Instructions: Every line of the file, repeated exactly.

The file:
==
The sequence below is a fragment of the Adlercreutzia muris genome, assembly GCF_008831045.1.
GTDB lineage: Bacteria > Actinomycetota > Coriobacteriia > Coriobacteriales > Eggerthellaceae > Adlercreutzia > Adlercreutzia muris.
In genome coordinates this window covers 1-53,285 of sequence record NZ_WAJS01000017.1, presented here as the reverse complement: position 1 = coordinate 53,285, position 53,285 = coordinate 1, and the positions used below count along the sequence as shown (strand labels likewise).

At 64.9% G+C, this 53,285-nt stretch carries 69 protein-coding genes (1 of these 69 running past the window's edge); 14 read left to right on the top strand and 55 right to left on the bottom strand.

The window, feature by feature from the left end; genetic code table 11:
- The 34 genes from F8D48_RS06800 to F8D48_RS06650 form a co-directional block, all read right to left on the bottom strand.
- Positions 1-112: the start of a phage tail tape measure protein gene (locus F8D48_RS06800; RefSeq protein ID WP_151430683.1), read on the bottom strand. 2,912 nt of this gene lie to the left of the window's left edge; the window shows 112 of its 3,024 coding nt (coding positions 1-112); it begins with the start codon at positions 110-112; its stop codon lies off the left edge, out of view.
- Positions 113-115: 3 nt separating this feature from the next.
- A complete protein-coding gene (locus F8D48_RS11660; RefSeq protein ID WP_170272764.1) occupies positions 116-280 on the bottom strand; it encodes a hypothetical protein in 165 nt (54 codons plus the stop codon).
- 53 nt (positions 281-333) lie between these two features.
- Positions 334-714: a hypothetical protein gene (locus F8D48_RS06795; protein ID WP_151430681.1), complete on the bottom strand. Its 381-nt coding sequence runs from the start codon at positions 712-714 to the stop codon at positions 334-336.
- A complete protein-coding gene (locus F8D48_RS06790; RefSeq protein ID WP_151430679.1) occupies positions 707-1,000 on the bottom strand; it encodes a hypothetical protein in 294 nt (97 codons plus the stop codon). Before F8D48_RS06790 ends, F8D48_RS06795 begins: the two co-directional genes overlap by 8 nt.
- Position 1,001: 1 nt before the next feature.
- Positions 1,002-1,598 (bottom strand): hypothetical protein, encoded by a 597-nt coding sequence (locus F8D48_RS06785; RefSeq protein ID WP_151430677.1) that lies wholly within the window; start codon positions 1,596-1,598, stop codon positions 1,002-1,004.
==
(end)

The sequence below is a fragment of the Adlercreutzia muris genome, assembly GCF_008831045.1.
GTDB lineage: Bacteria > Actinomycetota > Coriobacteriia > Coriobacteriales > Eggerthellaceae > Adlercreutzia > Adlercreutzia muris.
In genome coordinates this window covers 1-53,285 of sequence record NZ_WAJS01000017.1, presented here as the reverse complement: position 1 = coordinate 53,285, position 53,285 = coordinate 1, and the positions used below count along the sequence as shown (strand labels likewise).

At 64.9% G+C, this 53,285-nt stretch carries 69 protein-coding genes (1 of these 69 running past the window's edge); 14 read left to right on the top strand and 55 right to left on the bottom strand.

The window, feature by feature from the left end; genetic code table 11:
- The 34 genes from F8D48_RS06800 to F8D48_RS06650 form a co-directional block, all read right to left on the bottom strand.
- Positions 1-112: the start of a phage tail tape measure protein gene (locus F8D48_RS06800; RefSeq protein ID WP_151430683.1), read on the bottom strand. 2,912 nt of this gene lie to the left of the window's left edge; the window shows 112 of its 3,024 coding nt (coding positions 1-112); it begins with the start codon at positions 110-112; its stop codon lies off the left edge, out of view.
- Positions 113-115: 3 nt separating this feature from the next.
- A complete protein-coding gene (locus F8D48_RS11660; RefSeq protein ID WP_170272764.1) occupies positions 116-280 on the bottom strand; it encodes a hypothetical protein in 165 nt (54 codons plus the stop codon).
- 53 nt (positions 281-333) lie between these two features.
- Positions 334-714: a hypothetical protein gene (locus F8D48_RS06795; protein ID WP_151430681.1), complete on the bottom strand. Its 381-nt coding sequence runs from the start codon at positions 712-714 to the stop codon at positions 334-336.
- A complete protein-coding gene (locus F8D48_RS06790; RefSeq protein ID WP_151430679.1) occupies positions 707-1,000 on the bottom strand; it encodes a hypothetical protein in 294 nt (97 codons plus the stop codon). Before F8D48_RS06790 ends, F8D48_RS06795 begins: the two co-directional genes overlap by 8 nt.
- Position 1,001: 1 nt before the next feature.
- Positions 1,002-1,598 (bottom strand): hypothetical protein, encoded by a 597-nt coding sequence (locus F8D48_RS06785; RefSeq protein ID WP_151430677.1) that lies wholly within the window; start codon positions 1,596-1,598, stop codon positions 1,002-1,004.